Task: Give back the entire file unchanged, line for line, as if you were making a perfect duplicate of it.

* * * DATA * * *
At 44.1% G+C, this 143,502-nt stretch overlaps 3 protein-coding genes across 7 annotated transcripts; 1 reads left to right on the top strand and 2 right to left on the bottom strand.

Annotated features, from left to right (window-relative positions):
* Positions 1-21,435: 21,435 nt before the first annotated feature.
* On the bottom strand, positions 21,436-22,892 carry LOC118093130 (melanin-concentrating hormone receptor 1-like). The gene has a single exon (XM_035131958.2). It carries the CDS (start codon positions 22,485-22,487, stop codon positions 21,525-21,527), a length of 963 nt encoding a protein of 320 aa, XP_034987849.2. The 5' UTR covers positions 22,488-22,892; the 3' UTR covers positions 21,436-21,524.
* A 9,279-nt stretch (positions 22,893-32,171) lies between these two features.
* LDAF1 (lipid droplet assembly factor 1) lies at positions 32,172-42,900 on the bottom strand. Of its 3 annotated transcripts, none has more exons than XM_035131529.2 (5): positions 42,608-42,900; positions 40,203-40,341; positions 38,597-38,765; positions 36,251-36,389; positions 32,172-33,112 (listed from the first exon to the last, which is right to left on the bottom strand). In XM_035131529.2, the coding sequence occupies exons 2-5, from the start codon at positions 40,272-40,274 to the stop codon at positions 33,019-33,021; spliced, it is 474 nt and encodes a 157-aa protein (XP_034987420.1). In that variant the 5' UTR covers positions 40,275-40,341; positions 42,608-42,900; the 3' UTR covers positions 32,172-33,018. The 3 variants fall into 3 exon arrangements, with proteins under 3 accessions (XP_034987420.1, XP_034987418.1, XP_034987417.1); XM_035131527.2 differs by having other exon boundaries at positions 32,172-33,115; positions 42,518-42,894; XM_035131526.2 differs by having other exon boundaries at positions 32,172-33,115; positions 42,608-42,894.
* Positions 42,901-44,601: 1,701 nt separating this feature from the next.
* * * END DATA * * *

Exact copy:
At 44.1% G+C, this 143,502-nt stretch overlaps 3 protein-coding genes across 7 annotated transcripts; 1 reads left to right on the top strand and 2 right to left on the bottom strand.

Annotated features, from left to right (window-relative positions):
* Positions 1-21,435: 21,435 nt before the first annotated feature.
* On the bottom strand, positions 21,436-22,892 carry LOC118093130 (melanin-concentrating hormone receptor 1-like). The gene has a single exon (XM_035131958.2). It carries the CDS (start codon positions 22,485-22,487, stop codon positions 21,525-21,527), a length of 963 nt encoding a protein of 320 aa, XP_034987849.2. The 5' UTR covers positions 22,488-22,892; the 3' UTR covers positions 21,436-21,524.
* A 9,279-nt stretch (positions 22,893-32,171) lies between these two features.
* LDAF1 (lipid droplet assembly factor 1) lies at positions 32,172-42,900 on the bottom strand. Of its 3 annotated transcripts, none has more exons than XM_035131529.2 (5): positions 42,608-42,900; positions 40,203-40,341; positions 38,597-38,765; positions 36,251-36,389; positions 32,172-33,112 (listed from the first exon to the last, which is right to left on the bottom strand). In XM_035131529.2, the coding sequence occupies exons 2-5, from the start codon at positions 40,272-40,274 to the stop codon at positions 33,019-33,021; spliced, it is 474 nt and encodes a 157-aa protein (XP_034987420.1). In that variant the 5' UTR covers positions 40,275-40,341; positions 42,608-42,900; the 3' UTR covers positions 32,172-33,018. The 3 variants fall into 3 exon arrangements, with proteins under 3 accessions (XP_034987420.1, XP_034987418.1, XP_034987417.1); XM_035131527.2 differs by having other exon boundaries at positions 32,172-33,115; positions 42,518-42,894; XM_035131526.2 differs by having other exon boundaries at positions 32,172-33,115; positions 42,608-42,894.
* Positions 42,901-44,601: 1,701 nt separating this feature from the next.